MiniToy 3D printer for kids Kickstarter campaign launches

MiniToy 3D printer

Weistek today launched a crowdfunding campaign on Kickstarter to complete development of MiniToy, their kid-friendly, educational 3D printer. The company is seeking funding of $50,000 by June 24.

According to the company, the MiniToy is fun, easy to use, and empowering. It can be used by kids from the age of 4 to create a variety of things. Families and classes can print toys to play with and accessories to wear. They can even print things like historical artifacts, molecules, and buildings to give children a more active role in their learning process.

Weistek’s CEO, Vicky Chen, said: “At Weistek, we believe that when the children stay ahead of the curve, everyone wins. So we created the MiniToy as a learning device for children to know more about this disruptive technology that’s already started to change the face of so many industries.”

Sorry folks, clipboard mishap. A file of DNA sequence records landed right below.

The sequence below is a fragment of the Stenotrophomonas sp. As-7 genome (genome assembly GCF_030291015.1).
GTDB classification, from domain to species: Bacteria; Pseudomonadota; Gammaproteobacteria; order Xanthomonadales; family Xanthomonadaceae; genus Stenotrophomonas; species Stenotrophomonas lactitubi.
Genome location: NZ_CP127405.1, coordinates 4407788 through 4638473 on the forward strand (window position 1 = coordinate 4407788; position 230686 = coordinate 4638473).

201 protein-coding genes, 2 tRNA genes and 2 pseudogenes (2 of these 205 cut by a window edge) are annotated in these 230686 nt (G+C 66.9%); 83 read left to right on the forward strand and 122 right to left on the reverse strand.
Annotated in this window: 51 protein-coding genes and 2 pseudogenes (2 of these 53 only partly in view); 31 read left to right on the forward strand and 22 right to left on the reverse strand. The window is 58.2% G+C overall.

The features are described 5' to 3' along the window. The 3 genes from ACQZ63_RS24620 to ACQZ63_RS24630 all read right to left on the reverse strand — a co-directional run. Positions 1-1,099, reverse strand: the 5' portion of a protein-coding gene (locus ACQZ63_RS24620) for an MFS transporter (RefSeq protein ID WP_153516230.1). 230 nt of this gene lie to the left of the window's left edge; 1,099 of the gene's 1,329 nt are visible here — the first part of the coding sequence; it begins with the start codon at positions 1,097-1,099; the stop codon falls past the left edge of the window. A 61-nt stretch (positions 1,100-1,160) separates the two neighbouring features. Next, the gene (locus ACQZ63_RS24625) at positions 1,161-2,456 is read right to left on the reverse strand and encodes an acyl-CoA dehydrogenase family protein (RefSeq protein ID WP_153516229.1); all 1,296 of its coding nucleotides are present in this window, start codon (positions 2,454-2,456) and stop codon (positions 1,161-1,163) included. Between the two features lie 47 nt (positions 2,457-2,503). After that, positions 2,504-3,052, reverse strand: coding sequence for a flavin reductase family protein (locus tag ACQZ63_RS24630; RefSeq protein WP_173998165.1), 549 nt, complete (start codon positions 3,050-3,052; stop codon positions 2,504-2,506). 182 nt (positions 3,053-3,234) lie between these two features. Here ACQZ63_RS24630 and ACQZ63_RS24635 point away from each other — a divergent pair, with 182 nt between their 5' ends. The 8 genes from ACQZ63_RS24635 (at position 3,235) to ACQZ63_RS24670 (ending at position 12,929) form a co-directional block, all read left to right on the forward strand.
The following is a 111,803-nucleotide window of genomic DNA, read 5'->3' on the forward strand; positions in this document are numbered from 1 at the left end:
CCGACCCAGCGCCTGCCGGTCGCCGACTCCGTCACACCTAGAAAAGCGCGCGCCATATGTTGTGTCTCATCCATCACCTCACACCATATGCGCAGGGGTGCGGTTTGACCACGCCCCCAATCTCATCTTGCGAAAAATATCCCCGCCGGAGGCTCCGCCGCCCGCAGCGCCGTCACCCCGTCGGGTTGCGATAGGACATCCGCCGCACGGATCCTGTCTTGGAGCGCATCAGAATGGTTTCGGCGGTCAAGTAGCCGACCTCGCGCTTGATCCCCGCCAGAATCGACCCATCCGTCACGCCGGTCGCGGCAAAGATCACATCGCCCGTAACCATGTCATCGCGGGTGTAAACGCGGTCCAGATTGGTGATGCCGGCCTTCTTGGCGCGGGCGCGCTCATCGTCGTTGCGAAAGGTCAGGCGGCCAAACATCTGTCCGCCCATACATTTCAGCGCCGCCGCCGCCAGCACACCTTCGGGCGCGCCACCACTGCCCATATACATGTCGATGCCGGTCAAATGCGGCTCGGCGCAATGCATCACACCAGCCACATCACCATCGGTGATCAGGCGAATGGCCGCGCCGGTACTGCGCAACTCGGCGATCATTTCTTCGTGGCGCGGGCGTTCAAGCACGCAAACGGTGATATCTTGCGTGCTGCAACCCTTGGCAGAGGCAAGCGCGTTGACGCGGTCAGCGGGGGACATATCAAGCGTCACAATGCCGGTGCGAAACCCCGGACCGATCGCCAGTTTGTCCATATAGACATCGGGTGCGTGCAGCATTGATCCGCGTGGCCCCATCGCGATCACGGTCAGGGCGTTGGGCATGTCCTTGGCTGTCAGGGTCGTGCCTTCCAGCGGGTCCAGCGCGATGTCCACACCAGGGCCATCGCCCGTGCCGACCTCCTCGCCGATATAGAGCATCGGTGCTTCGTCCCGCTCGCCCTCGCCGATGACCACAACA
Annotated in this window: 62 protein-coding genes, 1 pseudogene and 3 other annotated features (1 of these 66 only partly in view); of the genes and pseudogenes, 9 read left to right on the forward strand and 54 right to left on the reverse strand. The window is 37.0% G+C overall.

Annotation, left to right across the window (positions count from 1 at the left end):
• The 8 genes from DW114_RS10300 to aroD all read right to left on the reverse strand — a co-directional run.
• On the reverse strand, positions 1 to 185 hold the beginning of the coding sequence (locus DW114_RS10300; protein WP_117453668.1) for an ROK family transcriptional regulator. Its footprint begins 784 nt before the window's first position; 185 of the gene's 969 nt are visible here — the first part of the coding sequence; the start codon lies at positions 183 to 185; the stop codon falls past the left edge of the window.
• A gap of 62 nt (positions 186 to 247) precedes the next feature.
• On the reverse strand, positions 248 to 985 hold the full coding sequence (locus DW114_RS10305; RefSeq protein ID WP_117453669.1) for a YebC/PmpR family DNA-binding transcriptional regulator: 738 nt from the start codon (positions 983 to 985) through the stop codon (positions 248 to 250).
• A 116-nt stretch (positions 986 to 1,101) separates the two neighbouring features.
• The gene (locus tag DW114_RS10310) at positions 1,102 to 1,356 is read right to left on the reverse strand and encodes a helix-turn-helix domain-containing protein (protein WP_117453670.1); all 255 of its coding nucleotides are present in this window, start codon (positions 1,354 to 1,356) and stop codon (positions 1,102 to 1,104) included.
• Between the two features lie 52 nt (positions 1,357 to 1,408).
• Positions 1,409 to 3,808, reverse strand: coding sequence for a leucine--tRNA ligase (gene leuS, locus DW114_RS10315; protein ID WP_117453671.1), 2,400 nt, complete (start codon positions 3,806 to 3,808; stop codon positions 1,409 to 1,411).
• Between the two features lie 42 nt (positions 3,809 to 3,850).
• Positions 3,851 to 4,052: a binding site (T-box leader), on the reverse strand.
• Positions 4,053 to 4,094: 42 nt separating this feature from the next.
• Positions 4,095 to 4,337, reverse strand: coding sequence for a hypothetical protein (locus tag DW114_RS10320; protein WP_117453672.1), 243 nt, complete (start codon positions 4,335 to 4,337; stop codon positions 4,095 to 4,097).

The MiniToy, first introduced at the 2016 Consumer Electronics Show in Las Vegas, has a colorful, fun design and is meant to be easy and safe to use. The simple, one-touch printing process can be initiated through a connected PC or wirelessly via a mobile app. The MiniToy is designed to look more like a toy than a machine, and it supports fun filament options like flexible PLA to make 3D printing exciting for kids.

In terms of safety, the device is fully enclosed with all mechanical parts hidden to prevent accidental burns. All printing materials supplied by Weistek are non-toxic and biodegradable.

Weistek also highlights MiniToy’s STEAM (Science, Technology, Engineering, Arts and Math) education platform. This includes an easy-to-use mobile app that categorizes each 3D model into a STEAM category and contains many STEAM-based activities that can be done at home or in school.

If the Kickstarter campaign is successfully funded, Weistek says they will dedicate a portion of the funds to research activities specifically for students with special needs. The company believes that MiniToy’s accessibility can promote unprecedented development in students who face learning challenges in school.

MiniToy users can also access the company’s online community, with a large library of 3D models that can be downloaded and printed on the MiniToy.

The MiniToy will retail at $449, but Weistek is offering a limited number of early bird customers to get the device for $249. The early bird pricing is available to those who sign up for the company’s email list.

More info at MyMiniToy.com and Kickstarter.


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